Sudden injury or sprains usually respond well to acupuncture. The pain resulting from a sprained shoulder will often continue for some days or weeks after the initial injury. Once a clear diagnosis has been made acupuncture can usually be used to relieve this type of pain. Many of these ‘acute pains’ represent a self-limiting disease process; for instance a small burn is usually excruciatingly painful for a few days and then settles. If acupuncture is used as a form of pain relief for burns then its ‘pain relieving’ effect is only required for a few days. Because of the natural history of the pain it is therefore difficult to produce a clear picture of the effect of acupuncture on this type of ‘short-lived pain’. In China, acupuncture is usually given for acute pain, but in the West acupuncture is not generally available for ‘short-lived pain’ as there are not enough acupuncturists to provide this service.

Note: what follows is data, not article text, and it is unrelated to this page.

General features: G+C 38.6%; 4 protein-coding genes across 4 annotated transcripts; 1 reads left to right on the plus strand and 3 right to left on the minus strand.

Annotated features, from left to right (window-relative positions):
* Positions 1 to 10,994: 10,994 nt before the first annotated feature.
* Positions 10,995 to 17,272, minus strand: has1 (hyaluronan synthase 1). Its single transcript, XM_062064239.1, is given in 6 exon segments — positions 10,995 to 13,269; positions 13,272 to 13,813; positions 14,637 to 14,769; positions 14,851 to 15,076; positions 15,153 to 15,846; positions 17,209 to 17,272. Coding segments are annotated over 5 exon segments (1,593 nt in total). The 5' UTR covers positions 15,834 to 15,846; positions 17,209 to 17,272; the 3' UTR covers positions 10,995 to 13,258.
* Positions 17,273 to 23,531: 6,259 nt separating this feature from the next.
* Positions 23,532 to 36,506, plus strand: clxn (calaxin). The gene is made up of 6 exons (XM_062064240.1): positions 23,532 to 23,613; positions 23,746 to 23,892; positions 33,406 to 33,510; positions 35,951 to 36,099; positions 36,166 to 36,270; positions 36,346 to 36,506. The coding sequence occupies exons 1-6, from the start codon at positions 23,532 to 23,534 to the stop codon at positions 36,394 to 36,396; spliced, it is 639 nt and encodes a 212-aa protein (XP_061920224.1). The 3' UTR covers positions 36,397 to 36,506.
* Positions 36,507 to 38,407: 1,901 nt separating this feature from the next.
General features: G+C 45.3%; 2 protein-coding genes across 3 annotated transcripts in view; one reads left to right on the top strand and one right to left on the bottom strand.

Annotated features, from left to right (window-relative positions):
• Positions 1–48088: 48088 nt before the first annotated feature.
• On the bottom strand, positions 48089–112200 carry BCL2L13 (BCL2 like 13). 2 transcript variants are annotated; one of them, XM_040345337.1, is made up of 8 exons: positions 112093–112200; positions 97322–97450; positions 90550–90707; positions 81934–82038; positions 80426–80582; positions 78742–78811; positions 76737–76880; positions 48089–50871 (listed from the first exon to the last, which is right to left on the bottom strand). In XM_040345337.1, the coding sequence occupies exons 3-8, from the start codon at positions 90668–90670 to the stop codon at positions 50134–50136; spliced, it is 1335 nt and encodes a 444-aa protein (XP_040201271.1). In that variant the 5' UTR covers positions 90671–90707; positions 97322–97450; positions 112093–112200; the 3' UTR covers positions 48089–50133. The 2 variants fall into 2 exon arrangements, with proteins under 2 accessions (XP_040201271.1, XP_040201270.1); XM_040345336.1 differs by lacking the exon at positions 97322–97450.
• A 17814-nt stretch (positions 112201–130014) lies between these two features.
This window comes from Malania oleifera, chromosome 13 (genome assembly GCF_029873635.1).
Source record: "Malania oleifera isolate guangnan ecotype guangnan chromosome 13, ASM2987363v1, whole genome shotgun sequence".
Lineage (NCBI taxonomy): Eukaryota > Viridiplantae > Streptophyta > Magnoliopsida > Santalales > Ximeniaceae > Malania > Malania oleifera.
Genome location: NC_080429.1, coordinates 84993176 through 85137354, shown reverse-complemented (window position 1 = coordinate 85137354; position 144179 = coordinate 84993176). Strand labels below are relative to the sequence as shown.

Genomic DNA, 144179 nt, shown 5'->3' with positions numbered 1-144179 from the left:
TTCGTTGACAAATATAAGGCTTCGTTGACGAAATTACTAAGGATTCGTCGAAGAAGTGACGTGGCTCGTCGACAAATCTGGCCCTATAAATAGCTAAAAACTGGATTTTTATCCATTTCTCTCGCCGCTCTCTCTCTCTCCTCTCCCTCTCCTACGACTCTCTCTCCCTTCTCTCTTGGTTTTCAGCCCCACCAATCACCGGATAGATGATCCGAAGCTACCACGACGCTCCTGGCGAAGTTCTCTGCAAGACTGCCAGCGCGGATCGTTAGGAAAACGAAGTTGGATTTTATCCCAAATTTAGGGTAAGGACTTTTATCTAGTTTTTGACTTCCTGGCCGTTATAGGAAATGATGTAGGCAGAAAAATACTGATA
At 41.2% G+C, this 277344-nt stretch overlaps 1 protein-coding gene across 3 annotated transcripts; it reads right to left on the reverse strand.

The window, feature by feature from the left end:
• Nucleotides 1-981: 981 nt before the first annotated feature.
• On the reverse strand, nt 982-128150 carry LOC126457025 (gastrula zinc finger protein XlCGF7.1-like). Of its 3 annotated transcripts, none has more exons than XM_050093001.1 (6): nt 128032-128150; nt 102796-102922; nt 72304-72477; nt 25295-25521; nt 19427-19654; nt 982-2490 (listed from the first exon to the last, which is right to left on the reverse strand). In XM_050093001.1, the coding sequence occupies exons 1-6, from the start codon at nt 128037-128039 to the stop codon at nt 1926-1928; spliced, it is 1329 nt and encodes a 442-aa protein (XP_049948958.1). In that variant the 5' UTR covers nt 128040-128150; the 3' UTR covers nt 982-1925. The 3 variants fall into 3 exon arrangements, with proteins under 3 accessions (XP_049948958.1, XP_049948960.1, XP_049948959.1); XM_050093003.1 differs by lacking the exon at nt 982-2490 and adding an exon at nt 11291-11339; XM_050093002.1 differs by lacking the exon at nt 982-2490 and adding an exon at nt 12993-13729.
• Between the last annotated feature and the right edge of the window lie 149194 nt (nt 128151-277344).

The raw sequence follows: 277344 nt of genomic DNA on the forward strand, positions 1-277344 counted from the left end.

The experience of a variety of acupuncturists, myself included, shows that, of the people treated for differing acutely painful conditions, about 70 per cent obtain swift and significant pain relief. If a fracture of the bone is present then the pain relief gained from acupuncture is less effective than if the injury is due to a strain or tear of the muscles, tendons or ligaments. The main advantage of treating these acute pains with acupuncture is that chronic pain can be avoided. A sudden shoulder injury may produce pain and immobility for many months, sometimes years, but if acupuncture is used when the pain occurs then it seems that chronic pain may be avoided. These ‘impressions’ about the use of acupuncture in acute pain are consistently quoted, both in the West and China, but until adequate statistical research is completed the effectiveness of acupuncture in ‘acute pain’ will remain no more than a clinical impression.